Friday, May 24, 2024

'The Cure for Hate'

Hagadone News Network | October 23, 2023 1:09 AM

He had long wanted to visit Auschwitz, to make amends.

For 15 years, Tony McAleer was a hardened neo-Nazi, a leader in the White Aryan Resistance. In the 1980s, he was active in everything from anti-immigrant activity to Holocaust denial to street violence. In the 1990s, publicity stunts and his operation of a white supremacist phone line brought him increasing notoriety.

A member of the Aryan Nations in Hayden Lake, McAleer was one of the first to weaponize the internet as a tool for recruitment and propaganda.

It would lead to his arrest for violation of the Canadian Human Rights Act of 1994.

That was then. That was who he used to be. It is not who he is now — or what he wants from his life.

"Nobody comes into the world hateful. Nobody's born a neo-Nazi or a white supremacist," McAleer says at the beginning of a TED Talk speech he gave on his life and his descent into hate groups — and out of them. "So how does somebody end up in that world?"

McAleer tells of his life growing up in an affluent neighborhood, the son of a doctor. He tells of discovering his father, his idol, was having an affair and being filled with rage. He was 11.

His grades slipped, and he became defiant and rebellious. In high school, he came into contact with skinheads. They both terrified him and drew his interest.

He willingly followed in their path.

The greater the fear he caused, the more power he felt.

But then, when he was 25, he found himself in a delivery room holding his daughter. For the first time, he began making decisions with someone else in mind. His son's birth continued that thaw.

They gave him compassion.

It was the beginning, he said, of an evolution away from the neo-Nazi movement and into a life of helping others escape its bonds. It would take years of soul-searching and therapy to understand why he had been attracted to white supremacy and to gain the tools to leave and to help others take those same steps.

He would go on to help found Life After Hate, a group dedicated to helping those wanting to leave hate groups, in 2011. He worked with law enforcement and spoke before the U.S. House Subcommittee on Civil Rights and Civil Liberties on how to confront the problem of white supremacy.

For a long time, McAleer wanted to go to Auschwitz to bear witness to the horrors of the Holocaust — and to atone for the hatred he'd once espoused and spread. It would be a way, he thought, to deepen his commitment to the work against racism and white nationalism. It would help him develop a more profound connection to those he'd once hurt.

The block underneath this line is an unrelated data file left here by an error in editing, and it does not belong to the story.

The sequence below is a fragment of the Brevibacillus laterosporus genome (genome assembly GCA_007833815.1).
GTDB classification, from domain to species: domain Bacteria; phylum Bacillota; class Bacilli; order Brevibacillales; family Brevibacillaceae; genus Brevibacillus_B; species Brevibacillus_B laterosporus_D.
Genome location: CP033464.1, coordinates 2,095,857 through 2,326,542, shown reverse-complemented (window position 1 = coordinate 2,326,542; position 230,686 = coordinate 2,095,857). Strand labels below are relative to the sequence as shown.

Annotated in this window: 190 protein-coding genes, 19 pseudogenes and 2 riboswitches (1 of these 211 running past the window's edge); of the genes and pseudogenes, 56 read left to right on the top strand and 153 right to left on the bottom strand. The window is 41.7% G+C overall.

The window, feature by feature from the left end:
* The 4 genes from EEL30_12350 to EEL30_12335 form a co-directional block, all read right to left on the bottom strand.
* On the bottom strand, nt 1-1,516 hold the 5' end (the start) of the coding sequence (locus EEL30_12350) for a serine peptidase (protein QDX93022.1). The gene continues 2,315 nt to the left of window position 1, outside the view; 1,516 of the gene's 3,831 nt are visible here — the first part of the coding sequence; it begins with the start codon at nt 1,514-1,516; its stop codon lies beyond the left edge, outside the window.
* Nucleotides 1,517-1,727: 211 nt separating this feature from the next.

It was time, he thought, to go to Auschwitz.

It was time for his journey of "t'shuvah" — in the Jewish tradition, often described as a return to God and people that is made possible through repentance.

Enter filmmaker Peter Hutchison.

The two would film McAleer's journey and his effort to explore the conditions that led to fascism's rise in the 1930s. His goal was to shed light on how people get into, and escape from, violent extremist groups.

The result? "The Cure for Hate: Bearing Witness to Auschwitz."

McAleer and Hutchinson said they wanted the film to both tell the anti-hate activist's story — and serve as a cautionary tale today that underscores the dangers of allowing hate to be left unchecked.

He unabashedly shares his past and time in hate groups like the Aryan Nations. He also shares the compassion and grace that helped him leave extremism behind.

"I am really excited to share my journey and the history of the Holocaust with young people in a way that teaches important lessons to ensure it never happens again," said McAleer, now a certified life coach and anti-hate activist.

"Auschwitz has long loomed as a symbol of the legacy of the ideology I once espoused and the fear I may never fully atone for the damage I've done to the community I've harmed the most, the Jewish community," McAleer says in a voiceover as he's pictured walking down the railroad tracks leading to the concentration and death camp.

Hatred, division, and conflict dominate heads and fill social media, the pair said. That climate must serve as a wake-up call, both for those engaged in such behavior and for those who were convinced the dark days of the past were long past.

His act of atonement, McAleer hoped, could serve as both a warning to prevent others from following his path and an inspiration to reject hatred and extremism.

Several years in the making, Hutchinson said stories like McAleer's offer a powerful tool to combat hate and can play a crucial role in helping to turn the tide of racism and intolerance.

"Tony McAleer’s journey stands as a remarkable example of what is possible," Hutchinson said. "After all, if a hardened neo-Nazi can find his way back from hate, then what lessons can it hold for the rest of us?"

McAleer and Hutchison filmed the anti-hate activist and author's journey of "t'shuvah" to Auschwitz Birkenau.

The film was screened in Pittsburgh on Sept. 27, marking the first stop on a national educational and social impact campaign designed to combat a growing number of hate crimes in the country.

Among the stops of the documentary, "The Cure For Hate," was a showing Sunday in Sandpoint.

Today, a workshop is planned from 9 to 11 a.m. at the Sandpoint Library, 1407 Cedar St., to talk about how to apply lessons from the film — compassion, curiosity and courage.

Information: and



Former skinhead Tony McAleer, now an anti-hate activist and life coach, is pictured at Auschwitz in a still from the documentary, "The Cure For Hate". McAleer visited the concentration camp as an act of "tshuvah" — in the Jewish tradition, often described as a return to God and people that is made possible through repentance.



Former skinhead Tony McAleer, now an anti-hate activist and life coach, is pictured at Auschwitz in a still from the documentary, "The Cure For Hate".